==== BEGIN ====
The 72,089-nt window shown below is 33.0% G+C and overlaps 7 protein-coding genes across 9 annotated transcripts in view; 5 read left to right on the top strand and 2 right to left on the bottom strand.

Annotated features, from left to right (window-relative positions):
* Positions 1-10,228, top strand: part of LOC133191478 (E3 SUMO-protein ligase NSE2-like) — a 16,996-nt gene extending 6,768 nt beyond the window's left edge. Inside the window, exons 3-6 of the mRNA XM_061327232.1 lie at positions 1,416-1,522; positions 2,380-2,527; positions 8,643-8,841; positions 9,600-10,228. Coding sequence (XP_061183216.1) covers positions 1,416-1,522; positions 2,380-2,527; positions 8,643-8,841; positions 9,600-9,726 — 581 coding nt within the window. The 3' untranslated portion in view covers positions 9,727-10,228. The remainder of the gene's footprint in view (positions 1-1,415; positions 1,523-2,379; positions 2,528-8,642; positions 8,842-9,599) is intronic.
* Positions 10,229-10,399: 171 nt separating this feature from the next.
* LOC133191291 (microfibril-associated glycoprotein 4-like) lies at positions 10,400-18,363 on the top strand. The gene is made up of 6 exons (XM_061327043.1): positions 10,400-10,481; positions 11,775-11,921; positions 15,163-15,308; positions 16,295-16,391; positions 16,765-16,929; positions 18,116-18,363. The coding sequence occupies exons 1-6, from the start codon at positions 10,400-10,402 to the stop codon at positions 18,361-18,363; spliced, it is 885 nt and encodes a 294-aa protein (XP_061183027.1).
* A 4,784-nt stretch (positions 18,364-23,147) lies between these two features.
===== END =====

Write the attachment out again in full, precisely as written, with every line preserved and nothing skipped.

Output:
The 72,089-nt window shown below is 33.0% G+C and overlaps 7 protein-coding genes across 9 annotated transcripts in view; 5 read left to right on the top strand and 2 right to left on the bottom strand.

Annotated features, from left to right (window-relative positions):
* Positions 1-10,228, top strand: part of LOC133191478 (E3 SUMO-protein ligase NSE2-like) — a 16,996-nt gene extending 6,768 nt beyond the window's left edge. Inside the window, exons 3-6 of the mRNA XM_061327232.1 lie at positions 1,416-1,522; positions 2,380-2,527; positions 8,643-8,841; positions 9,600-10,228. Coding sequence (XP_061183216.1) covers positions 1,416-1,522; positions 2,380-2,527; positions 8,643-8,841; positions 9,600-9,726 — 581 coding nt within the window. The 3' untranslated portion in view covers positions 9,727-10,228. The remainder of the gene's footprint in view (positions 1-1,415; positions 1,523-2,379; positions 2,528-8,642; positions 8,842-9,599) is intronic.
* Positions 10,229-10,399: 171 nt separating this feature from the next.
* LOC133191291 (microfibril-associated glycoprotein 4-like) lies at positions 10,400-18,363 on the top strand. The gene is made up of 6 exons (XM_061327043.1): positions 10,400-10,481; positions 11,775-11,921; positions 15,163-15,308; positions 16,295-16,391; positions 16,765-16,929; positions 18,116-18,363. The coding sequence occupies exons 1-6, from the start codon at positions 10,400-10,402 to the stop codon at positions 18,361-18,363; spliced, it is 885 nt and encodes a 294-aa protein (XP_061183027.1).
* A 4,784-nt stretch (positions 18,364-23,147) lies between these two features.